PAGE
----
Designing a Hand Warmer
LAB #3 - Designing a Hand Warmer
It's time to put your chemistry skills to commercial use. From instant cold packs to flameless ration heaters and hand warmers, the energy changes accompanying physical and chemical transformations have many consumer applications. The backbone of these applications is calorimetry - measuring heat transfer.
Hand warmers are familiar cold weather gear used to quickly provide warmth to frigid fingers. Many commercial hand warmers consist of a plastic package containing a solid and an inner pouch filled with water. When the pack is activated, the solid dissolves in water and produces a large temperature change.
The energy or enthalpy change associated with the process of a solute dissolving in a solvent is called the heat of solution (ΔHsoln). At constant pressure, this enthalpy change, ΔHsoln, is equal in magnitude to the heat loss or gain, q, to the surroundings. In the case of an ionic solid dissolving in water, the overall energy change is the net result of three processes—the energy required to break the attractive forces between ions in the crystal lattice (ΔH1 = +C kJ/mole), the energy required to disrupt intermolecular forces between water molecules (ΔH2 = +D kJ/mole), and the energy released when the dissociated (free) ions form ion-dipole attractive forces with the water molecules (ΔH3 = −F kJ/mole). The overall process can be represented by the following equations.
MaXb(s) → aM+b(aq) + bX–a(aq) ΔHsoln = ΔH1 + ΔH2 + ΔH3 = (+ C + D −F) kJ/mole
If the amount of energy released in the formation of hydrated ions (ΔH3) is greater than the amount of energy required to separate the solute and solvent particles (ΔH1 + ΔH2), then the sum (ΔHsoln) of the energy changes will be negative and the solution process exothermic (releases heat). If the amount of energy released in the formation of hydrated ions is less than the amount of energy required to separate the solute and solvent particles, then the sum of the energy changes will be positive and the solution process endothermic (absorbs heat).
Heats of solution and other enthalpy changes are generally measured in an insulated vessel called a calorimeter that reduces or prevents heat loss to the atmosphere outside the reaction vessel. The process of a solute dissolving in water may either release heat into the resulting aqueous solution or absorb heat from the solution, but the amount of heat exchanged between the calorimeter and the outside surroundings should be minimal. When using a calorimeter, the reagents being studied are mixed directly in the calorimeter and the temperature is recorded both before and after the reaction has occurred. The amount of heat transfer (q) may be calculated using the heat energy equation:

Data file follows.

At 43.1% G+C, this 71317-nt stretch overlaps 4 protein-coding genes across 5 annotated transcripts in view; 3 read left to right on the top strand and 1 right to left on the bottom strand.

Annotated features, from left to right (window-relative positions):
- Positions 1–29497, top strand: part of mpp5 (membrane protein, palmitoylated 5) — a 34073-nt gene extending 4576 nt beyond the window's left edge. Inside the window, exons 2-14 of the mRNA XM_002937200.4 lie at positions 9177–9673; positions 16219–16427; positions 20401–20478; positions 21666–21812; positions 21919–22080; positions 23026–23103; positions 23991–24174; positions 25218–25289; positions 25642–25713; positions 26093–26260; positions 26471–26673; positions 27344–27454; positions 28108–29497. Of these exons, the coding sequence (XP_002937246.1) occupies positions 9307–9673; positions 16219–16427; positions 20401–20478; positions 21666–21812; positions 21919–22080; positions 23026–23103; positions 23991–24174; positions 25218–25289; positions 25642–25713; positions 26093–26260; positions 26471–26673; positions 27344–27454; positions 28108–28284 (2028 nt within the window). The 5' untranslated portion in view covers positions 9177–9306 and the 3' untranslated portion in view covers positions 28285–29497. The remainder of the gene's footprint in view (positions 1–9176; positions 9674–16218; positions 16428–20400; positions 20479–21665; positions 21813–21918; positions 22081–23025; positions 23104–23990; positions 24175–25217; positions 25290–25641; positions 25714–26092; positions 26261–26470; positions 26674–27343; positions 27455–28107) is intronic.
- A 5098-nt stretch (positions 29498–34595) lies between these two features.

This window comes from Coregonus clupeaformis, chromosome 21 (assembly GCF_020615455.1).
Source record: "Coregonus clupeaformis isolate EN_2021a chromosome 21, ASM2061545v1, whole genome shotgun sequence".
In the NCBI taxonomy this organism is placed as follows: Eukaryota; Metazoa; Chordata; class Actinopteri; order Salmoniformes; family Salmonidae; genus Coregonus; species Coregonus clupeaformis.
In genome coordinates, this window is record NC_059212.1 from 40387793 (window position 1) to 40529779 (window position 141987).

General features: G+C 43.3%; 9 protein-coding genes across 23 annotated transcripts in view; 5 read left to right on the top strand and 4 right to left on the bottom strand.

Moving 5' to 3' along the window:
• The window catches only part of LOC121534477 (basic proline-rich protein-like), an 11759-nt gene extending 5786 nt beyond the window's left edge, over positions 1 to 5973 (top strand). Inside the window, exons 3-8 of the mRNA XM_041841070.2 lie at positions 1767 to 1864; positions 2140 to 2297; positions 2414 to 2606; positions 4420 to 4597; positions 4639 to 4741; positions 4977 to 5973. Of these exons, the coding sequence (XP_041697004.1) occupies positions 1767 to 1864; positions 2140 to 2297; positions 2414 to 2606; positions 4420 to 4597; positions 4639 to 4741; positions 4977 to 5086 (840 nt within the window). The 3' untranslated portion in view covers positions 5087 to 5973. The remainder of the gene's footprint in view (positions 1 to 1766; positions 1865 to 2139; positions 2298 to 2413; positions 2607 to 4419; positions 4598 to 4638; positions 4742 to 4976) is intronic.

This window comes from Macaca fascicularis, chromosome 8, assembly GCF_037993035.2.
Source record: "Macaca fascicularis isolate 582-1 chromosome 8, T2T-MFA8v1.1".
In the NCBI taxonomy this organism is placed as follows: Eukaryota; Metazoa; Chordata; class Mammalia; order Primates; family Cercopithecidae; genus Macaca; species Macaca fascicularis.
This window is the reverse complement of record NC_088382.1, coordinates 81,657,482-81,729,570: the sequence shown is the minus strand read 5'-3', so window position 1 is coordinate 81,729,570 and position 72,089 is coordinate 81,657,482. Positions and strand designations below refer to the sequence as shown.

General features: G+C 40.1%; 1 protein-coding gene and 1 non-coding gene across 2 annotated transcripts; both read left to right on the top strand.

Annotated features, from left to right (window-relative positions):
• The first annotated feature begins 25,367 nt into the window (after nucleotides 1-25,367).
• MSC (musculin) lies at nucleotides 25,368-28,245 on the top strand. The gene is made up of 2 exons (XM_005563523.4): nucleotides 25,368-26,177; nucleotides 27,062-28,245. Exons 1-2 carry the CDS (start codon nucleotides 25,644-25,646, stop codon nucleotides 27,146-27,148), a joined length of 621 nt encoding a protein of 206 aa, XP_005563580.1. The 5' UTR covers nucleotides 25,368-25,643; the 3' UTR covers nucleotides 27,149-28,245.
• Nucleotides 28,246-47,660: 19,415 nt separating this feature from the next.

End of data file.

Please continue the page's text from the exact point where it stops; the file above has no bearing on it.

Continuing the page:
q = m × s × ΔT Equation 1
where m is the total mass of the solution (solute plus solvent), s is the specific heat of the solution, and ΔT is the observed temperature change. The specific heat of the solution is generally assumed to be the same as that of water, namely, 4.18 J/g°C.
When measuring the heat transfer for an exothermic heat of solution using a calorimeter, most of the heat released is absorbed by the aqueous solution (qaq). A small amount of the heat will be absorbed by the calorimeter itself (qcal). The overall heat transfer (qsoln) for the reaction (the system) then becomes:
qsoln = –(qaq + qcal) Equation 2
In order to determine the correction factor qcal for heat of solution calculations, the heat capacity of the calorimeter, also called the calorimeter constant, must be determined experimentally. The calorimeter constant has units J/oC. This calibration experiment is done by mixing equal volumes of hot and cool water in the calorimeter and measuring the temperature after 20 seconds. The resulting value is assumed to be the instantaneous mixing temperature, Tmix. The average temperature Tavg of the initial hot (TH) and cool water (TC) is also calculated:
Tavg = (TH + TC)/2
The difference between Tavg and Tmix is due to the heat lost by the water and absorbed by the calorimeter. The heat lost by the water, qwater, is:
qwater = (mass of water) × (specific heat of water) × (Tmix – Tavg) Equation 3
where the mass is the total mass of hot and cool water. The heat gained by the calorimeter, qcalor, is equal to that lost by the water, but opposite in sign. The calorimeter constant, Ccal, is calculated as follows:
where Tinitial is the initial temperature of the calorimeter containing cool water.
To calculate the correction factor qcal for use in Equation 2 above—to determine the heat of solution or heat of reaction for any system—the calorimeter constant is multiplied by the change in temperature of that solution:
qcal = ΔT (°C) × Ccal (J/°C)
Heat of Solution Procedure Overview
Coffee Cup Calorimetry (Purchase College - Chemistry Department)
The purpose of this advanced inquiry lab is to design an effective hand warmer that is inexpensive, nontoxic and safe for the environment. The investigation begins with an introductory activity to become familiar with the principles of calorimetry and heat of solution calculations. The results provide a model for the guided-inquiry challenge, which is to design an optimum hand warmer for consumer applications. Working in groups of four, each student group will be provided six different solids, along with their costs and individual Safety Data Sheets (SDS). Determine the heat of solution for each solid and analyze the cost and safety information to propose a design for the best all-around hand warmer.